Archive for January, 2009

My latest for Jamestown, looking at Al Qaeda’s new focus on Germany – am also shopping some other piece around about this, but no bites yet. Interesting topic, but hard to know what exactly is going to happen – is this all going to lead to something? Or is it simply hot air? I am also very interested in the parallels between the situation in Germany and that in the UK – happy to expand if anyone is interested.

Afghanistan Deployment puts Germany in al-Qaeda’s Crosshairs

Publication: Terrorism Focus Volume: 6 Issue: 3
January 28, 2009 03:41 PM Age: 14 hrs
Category: Terrorism Focus, Home Page, Featured, Global Terrorism Analysis, Afghanistan, Terrorism

Germany’s Foreign Minister Frank-Walter Steinmeier tours a German ISAF contingent in Afghanistan (German Federal Foreign Office photo)

Speaking in accented but fluent German, Abu Talha al-Alamani made al-Qaeda’s most direct threat to the German nation yet in a recent video, saying that Germans were “naive and gullible” if they thought they could “emerge unscathed” from being the third-largest troop provider in the NATO alliance in Afghanistan (, January 19). The video, released by al-Qaeda’s al-Sahab media wing and entitled “Das Rettungspaket Fuer Deutschland” (The Rescue Package for Germany), first emerged on jihadi websites on January 17 (though it is dated October 2008). The video showed a turbaned individual identified as Abu Talha al-Alamani (Abu Talha the German) brandishing weapons in a rocky environment, before switching to a direct picture of him preaching to the camera. In the half-hour video, Abu Talha declares that it has been his “wish to blow myself up for Allah since 1993,” and provides a nuanced overview of the German political environment highlighting the nation’s involvement in Afghanistan. [1] Germany currently provides over 3,300 troops to the International Security Assistance Force (ISAF) in Afghanistan and has agreed to increase the size of its deployment to 4,500 troops.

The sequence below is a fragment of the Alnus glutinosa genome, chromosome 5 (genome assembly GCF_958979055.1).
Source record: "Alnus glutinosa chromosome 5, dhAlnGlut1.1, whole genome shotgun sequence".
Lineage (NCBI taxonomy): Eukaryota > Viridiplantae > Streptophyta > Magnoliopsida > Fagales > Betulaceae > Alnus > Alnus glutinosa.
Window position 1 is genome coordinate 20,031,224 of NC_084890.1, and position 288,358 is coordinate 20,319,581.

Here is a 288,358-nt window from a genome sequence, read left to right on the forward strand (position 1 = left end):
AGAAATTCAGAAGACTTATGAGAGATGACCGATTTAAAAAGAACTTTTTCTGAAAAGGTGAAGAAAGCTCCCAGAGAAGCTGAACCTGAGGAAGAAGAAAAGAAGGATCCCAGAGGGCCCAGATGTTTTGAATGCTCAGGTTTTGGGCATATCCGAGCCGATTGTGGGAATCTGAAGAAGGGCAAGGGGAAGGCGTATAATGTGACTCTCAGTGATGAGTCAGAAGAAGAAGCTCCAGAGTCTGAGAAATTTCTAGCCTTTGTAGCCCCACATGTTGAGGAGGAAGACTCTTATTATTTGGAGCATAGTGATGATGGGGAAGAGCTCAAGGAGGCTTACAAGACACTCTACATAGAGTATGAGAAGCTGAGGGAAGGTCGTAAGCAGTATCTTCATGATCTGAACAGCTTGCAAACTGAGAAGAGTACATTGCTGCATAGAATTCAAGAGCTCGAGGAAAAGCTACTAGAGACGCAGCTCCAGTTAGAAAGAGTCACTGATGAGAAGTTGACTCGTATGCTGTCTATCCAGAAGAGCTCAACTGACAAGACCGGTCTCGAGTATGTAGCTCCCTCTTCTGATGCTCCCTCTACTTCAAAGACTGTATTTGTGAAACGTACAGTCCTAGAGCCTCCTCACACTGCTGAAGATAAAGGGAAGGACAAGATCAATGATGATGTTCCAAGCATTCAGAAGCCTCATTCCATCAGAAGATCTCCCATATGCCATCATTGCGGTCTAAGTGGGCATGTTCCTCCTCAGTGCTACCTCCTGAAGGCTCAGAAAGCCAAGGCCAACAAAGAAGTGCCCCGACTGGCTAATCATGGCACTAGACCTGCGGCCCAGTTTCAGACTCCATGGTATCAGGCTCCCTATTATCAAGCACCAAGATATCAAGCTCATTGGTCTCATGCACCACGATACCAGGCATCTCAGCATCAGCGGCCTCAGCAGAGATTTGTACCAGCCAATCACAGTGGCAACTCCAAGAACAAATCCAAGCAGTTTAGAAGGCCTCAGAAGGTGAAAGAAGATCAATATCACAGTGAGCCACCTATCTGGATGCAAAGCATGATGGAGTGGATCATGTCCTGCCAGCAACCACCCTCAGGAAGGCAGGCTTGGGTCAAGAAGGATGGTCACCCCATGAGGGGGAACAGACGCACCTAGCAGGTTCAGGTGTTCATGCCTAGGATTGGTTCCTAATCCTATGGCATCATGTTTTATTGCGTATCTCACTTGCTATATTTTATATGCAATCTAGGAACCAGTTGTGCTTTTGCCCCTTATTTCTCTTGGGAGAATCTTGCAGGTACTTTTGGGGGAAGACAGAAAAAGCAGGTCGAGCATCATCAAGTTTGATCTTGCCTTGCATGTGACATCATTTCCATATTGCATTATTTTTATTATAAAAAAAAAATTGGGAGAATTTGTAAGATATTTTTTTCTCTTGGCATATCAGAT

A longer piece looking at the recently concluded trial into Rangzieb Ahmed and Habib Ahmed up North in Manchester. Some other details that I didn’t get to include in here as they didn’t impinge on the actual narrative, including looking into South Africa as a transit point or hub for terrorists moving from East to West. Something for a future article maybe. However, the links to Al Muhajiroun and Omar Saeed Sheikh are amongst the most interesting to emerge here, and I would welcome any further comments or information from anyone out there on either topic.

UK Trial Exposes al-Qaeda Terrorist Network with Connections to Pakistan

Publication: Terrorism Monitor Volume: 7 Issue: 2
January 23, 2009 11:05 AM Age: 60 min
Category: Terrorism Monitor, Global Terrorism Analysis, Europe, Terrorism

In a trial that passed with remarkably little fanfare last December, a jury in Manchester, England, convicted Rangzieb Ahmed and Habib Ahmed (no relation) on charges of being members of al-Qaeda. In a released statement, the Crown Prosecution Service described Rangzieb Ahmed as “an important member of al-Qaeda and in a position to direct some of its activities.” [1] Detective Chief Superintendent Tony Porter of the Greater Manchester Police went further, describing Rangzieb as “a very dangerous man,” whom he believed “was intent on masterminding terrorist attacks and would have considered mass murder part of his duty” (BBC, December 18, 2008).

While undoubtedly this is all going to get buried by the Obaminator – my last piece for CII got picked up in an insurance trade paper. So for those who don’t read them, here it is…


UK Insurance Institute Says Insurers Can Help Mitigate Terrorist Risk

The insurance industry can play a key role in preparing businesses for the terrorist threat according to the global security think tank International Institute of Strategic Studies (IISS) in the latest Chartered Insurance Institute (CII) Thinkpiece entitled “Responding to the terrorist threat: Implications for UK businesses and insurance.”


This is a longer one off piece that I have done for the Chartered Insurance Institute (CII), it draws on work that I have contributed previously that we have done for other parts of the insurance industry, on home-grown terror in the UK, and terrorism in Southeast Asia. This analyzes the threat, offers some thoughts on what business can do and some description on how the insurance industry works in these matters.

Here is the finished product, am not pasting any of it below, as it is all a pdf: